Hashem made a world that was divided, that was comprised of dualisms. And He put in place the living things that could unify those dualisms, and mankind was given the divine power to see the world, and to create our own reality. And Adam and Chavah were not ashamed at all by their actions, since they had no knowledge of the dualisms!

Hashem created things before he assessed whether they were good or not; in the same way, we are supposed to use our eyes not to lead us to what we want, but instead to evaluate what we have done after the fact. Thus, na’aseh v’nishmah is a lesson in how mankind is supposed to create new things. Make it, test it, break it, then try again.

What does it mean that action precedes understanding? It teaches us that creating new things is actually a prerequisite for knowing Hashem’s creations. WHAT DOES THIS MEAN? Our own creativity unlocks a window into the creations that preceded our own.

And the process of creation, failure and success, has been performed by countless people for millennia. Blacksmiths and coopers and glass blowers may be replaced by millions of independent software writers, but the principle remains the same: emulating Hashem’s creative acts is not reserved for the brilliant few in their academies, but is, instead, a profoundly grass-roots activity. Anyone who is willing to try something new can invent. And anyone who is open to believing that their actions and inventions can be important, can take the time to document what they have achieved, and then share it with others.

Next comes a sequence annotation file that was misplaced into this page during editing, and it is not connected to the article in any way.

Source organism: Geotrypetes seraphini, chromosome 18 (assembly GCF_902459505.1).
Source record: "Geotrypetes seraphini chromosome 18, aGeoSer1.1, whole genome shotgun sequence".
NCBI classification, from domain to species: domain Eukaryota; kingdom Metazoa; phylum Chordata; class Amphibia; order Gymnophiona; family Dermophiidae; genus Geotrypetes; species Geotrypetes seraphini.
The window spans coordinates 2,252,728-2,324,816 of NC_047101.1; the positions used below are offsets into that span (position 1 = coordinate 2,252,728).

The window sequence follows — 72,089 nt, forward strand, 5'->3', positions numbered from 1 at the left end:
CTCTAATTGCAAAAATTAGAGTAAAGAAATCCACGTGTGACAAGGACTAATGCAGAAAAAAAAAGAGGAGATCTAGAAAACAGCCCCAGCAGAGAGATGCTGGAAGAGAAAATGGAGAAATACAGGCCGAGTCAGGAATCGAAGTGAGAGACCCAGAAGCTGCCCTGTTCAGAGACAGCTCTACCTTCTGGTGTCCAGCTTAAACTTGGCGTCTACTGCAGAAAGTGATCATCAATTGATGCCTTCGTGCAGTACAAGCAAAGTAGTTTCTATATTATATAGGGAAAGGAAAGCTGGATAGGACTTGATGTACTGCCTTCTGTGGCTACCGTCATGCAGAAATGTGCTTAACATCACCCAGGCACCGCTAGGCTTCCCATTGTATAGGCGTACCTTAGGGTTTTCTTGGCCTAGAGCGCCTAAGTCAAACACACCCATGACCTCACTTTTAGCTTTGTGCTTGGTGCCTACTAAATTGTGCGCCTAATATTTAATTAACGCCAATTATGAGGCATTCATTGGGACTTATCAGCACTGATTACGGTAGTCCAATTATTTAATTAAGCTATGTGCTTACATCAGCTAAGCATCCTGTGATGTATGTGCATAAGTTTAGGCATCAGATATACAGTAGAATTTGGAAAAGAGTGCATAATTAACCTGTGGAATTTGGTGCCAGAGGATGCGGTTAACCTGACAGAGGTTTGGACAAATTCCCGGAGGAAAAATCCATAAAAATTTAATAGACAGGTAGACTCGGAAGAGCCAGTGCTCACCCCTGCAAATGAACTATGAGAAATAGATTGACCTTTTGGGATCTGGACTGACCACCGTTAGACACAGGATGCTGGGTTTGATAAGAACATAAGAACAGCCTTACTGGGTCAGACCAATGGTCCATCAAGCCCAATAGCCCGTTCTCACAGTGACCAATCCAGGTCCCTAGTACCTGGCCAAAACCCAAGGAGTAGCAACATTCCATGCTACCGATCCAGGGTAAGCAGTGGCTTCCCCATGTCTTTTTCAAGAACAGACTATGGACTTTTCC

It is increasingly clear that we do not have a world in which the elite few do the thinking for everyone else, but instead a world in which vast numbers of individual people and small teams can—and do—invent new things and debunk old and erroneous assumptions.

We know that Hashem wants us to create new things as a pathway to holiness, because we are commanded both to walk in Hi ways, but forbidden to make any image or thing of a plant or animal found in nature. That leaves us with needing to create things that did not exist before! The Torah does not tell us what that thing is, because if it did so, then the idea behind the creative act would not be fully our own! Hashem gives us the tools, but just as He conceived of and created the world, so, too, we are[5] to do the same to complete the world, Hashem’s creation.